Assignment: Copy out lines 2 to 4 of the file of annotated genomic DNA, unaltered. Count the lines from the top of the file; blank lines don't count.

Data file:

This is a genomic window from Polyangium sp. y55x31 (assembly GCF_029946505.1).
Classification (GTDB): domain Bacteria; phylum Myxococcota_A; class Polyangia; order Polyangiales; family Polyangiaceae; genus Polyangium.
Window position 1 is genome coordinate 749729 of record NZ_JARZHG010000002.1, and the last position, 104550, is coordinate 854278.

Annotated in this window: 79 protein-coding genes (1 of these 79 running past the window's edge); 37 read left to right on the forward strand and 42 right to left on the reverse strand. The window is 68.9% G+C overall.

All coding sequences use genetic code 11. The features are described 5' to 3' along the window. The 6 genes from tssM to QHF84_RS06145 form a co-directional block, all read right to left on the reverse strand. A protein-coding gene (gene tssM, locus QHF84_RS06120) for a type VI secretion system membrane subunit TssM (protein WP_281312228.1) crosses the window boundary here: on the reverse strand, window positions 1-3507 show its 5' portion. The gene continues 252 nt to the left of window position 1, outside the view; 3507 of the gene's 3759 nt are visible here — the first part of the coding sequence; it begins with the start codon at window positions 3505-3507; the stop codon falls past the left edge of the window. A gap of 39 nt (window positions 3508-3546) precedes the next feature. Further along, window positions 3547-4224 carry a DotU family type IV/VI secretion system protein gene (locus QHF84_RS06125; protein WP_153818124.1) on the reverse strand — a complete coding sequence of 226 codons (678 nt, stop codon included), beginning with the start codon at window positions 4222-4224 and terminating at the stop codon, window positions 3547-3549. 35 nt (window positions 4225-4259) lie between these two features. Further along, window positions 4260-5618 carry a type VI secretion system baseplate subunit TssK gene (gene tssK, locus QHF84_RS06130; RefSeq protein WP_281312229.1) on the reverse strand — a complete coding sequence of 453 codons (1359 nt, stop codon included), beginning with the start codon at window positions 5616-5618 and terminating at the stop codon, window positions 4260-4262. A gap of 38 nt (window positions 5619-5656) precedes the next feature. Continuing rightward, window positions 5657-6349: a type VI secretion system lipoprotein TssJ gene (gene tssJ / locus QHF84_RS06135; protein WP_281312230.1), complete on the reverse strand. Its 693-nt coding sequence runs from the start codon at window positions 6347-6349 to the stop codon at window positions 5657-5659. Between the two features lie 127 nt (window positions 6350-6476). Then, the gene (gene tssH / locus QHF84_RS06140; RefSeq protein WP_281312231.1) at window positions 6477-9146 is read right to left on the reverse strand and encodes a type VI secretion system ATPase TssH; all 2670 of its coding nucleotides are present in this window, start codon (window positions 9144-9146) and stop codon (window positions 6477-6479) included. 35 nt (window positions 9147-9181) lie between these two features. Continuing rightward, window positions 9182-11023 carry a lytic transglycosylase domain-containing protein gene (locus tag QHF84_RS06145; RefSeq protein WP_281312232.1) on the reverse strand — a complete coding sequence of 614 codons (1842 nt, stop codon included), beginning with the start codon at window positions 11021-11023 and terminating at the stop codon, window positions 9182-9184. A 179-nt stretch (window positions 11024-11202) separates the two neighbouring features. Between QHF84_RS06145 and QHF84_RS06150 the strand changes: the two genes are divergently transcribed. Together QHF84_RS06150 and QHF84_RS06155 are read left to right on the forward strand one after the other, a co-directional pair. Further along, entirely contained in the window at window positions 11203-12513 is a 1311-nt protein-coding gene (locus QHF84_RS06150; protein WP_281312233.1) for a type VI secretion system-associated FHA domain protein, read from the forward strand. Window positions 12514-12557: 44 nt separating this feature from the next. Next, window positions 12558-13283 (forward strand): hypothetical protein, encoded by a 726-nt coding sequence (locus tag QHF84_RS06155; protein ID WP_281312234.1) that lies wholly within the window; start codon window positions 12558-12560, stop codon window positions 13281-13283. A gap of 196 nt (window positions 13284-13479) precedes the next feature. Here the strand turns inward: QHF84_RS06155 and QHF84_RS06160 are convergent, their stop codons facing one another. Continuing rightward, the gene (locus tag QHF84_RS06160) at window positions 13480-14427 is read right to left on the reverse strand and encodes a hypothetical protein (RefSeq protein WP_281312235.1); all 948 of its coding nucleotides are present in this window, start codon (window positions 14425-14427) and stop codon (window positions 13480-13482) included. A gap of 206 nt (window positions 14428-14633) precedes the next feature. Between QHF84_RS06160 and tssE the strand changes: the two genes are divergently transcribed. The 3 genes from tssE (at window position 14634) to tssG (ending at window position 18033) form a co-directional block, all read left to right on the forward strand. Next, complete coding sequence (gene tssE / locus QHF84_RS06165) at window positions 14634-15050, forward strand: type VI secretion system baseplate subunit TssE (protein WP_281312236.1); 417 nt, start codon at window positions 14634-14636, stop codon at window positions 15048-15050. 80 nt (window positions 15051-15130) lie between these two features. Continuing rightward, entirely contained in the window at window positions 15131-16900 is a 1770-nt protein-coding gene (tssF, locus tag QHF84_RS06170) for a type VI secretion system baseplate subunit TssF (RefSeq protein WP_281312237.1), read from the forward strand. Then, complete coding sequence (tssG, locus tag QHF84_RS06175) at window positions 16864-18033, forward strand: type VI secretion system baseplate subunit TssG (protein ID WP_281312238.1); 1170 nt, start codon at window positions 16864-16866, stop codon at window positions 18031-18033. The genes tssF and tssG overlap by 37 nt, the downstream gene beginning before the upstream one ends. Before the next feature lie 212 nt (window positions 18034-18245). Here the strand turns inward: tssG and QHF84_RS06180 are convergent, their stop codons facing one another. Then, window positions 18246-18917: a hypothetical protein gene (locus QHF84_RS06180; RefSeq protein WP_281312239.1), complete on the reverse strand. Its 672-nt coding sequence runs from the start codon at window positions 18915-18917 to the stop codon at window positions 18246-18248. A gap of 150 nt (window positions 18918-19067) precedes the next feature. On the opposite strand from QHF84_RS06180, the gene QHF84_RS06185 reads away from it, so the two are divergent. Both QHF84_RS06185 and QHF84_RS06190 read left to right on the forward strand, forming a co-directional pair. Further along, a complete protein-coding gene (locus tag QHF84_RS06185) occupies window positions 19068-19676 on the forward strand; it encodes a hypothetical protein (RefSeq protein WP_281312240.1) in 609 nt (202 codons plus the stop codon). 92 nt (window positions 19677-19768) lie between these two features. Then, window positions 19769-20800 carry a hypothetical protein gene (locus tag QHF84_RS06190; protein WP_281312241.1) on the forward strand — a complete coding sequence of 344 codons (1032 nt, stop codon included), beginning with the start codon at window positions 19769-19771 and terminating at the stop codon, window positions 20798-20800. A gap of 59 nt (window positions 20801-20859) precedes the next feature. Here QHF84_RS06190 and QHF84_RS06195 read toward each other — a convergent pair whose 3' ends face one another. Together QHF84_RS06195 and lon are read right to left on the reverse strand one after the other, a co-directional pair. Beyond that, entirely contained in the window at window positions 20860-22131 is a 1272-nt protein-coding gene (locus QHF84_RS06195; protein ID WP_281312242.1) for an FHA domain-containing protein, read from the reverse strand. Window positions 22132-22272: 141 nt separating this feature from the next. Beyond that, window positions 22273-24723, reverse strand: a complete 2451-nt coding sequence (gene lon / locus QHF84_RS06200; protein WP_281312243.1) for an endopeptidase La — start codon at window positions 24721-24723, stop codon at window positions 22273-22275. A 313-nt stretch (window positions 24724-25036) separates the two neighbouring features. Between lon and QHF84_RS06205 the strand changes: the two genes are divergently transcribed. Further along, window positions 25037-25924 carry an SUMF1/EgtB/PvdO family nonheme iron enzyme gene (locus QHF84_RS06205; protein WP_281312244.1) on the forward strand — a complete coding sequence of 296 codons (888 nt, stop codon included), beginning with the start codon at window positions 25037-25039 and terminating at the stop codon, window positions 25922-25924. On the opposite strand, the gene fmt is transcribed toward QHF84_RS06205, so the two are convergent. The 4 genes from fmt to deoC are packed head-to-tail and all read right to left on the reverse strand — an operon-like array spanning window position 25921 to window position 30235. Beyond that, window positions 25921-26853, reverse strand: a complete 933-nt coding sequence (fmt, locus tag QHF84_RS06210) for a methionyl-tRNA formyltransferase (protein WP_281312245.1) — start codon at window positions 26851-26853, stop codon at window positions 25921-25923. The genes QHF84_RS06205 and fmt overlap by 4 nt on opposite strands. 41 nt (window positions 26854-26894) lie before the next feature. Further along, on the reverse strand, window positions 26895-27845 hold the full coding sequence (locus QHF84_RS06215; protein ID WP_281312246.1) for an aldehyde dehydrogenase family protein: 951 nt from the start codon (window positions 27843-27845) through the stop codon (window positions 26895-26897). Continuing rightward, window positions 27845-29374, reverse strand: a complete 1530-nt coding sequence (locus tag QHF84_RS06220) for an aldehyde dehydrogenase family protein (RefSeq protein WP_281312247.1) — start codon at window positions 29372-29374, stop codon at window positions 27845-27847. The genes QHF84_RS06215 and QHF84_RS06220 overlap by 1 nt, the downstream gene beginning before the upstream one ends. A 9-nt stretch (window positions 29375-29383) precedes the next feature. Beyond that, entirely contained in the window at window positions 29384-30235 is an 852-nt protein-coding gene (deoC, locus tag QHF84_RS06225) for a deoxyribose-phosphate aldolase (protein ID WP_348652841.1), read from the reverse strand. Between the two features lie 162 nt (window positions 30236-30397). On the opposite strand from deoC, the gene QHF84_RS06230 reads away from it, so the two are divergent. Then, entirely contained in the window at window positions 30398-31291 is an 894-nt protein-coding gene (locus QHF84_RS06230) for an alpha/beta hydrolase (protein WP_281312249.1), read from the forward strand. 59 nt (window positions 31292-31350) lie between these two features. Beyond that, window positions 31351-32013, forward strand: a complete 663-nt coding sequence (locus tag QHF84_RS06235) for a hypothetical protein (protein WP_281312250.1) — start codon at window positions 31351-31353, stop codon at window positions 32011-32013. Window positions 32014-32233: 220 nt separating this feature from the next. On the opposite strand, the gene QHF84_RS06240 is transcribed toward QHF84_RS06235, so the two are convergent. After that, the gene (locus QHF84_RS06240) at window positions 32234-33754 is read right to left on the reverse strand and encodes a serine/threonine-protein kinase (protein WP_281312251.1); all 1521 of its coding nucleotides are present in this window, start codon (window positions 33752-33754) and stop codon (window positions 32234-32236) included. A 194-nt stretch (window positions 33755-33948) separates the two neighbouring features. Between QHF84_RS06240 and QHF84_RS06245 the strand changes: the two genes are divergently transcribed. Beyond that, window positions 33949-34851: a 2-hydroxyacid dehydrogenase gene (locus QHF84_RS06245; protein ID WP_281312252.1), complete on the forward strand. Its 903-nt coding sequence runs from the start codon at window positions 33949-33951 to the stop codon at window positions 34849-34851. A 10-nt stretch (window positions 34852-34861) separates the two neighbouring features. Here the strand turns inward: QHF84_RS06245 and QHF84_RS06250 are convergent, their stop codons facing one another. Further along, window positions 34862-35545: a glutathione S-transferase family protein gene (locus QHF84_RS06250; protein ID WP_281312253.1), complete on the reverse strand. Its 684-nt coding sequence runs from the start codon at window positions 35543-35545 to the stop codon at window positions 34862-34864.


Classification (GTDB): domain Bacteria; phylum Myxococcota_A; class Polyangia; order Polyangiales; family Polyangiaceae; genus Polyangium.
Window position 1 is genome coordinate 749729 of record NZ_JARZHG010000002.1, and the last position, 104550, is coordinate 854278.

Annotated in this window: 79 protein-coding genes (1 of these 79 running past the window's edge); 37 read left to right on the forward strand and 42 right to left on the reverse strand. The window is 68.9% G+C overall.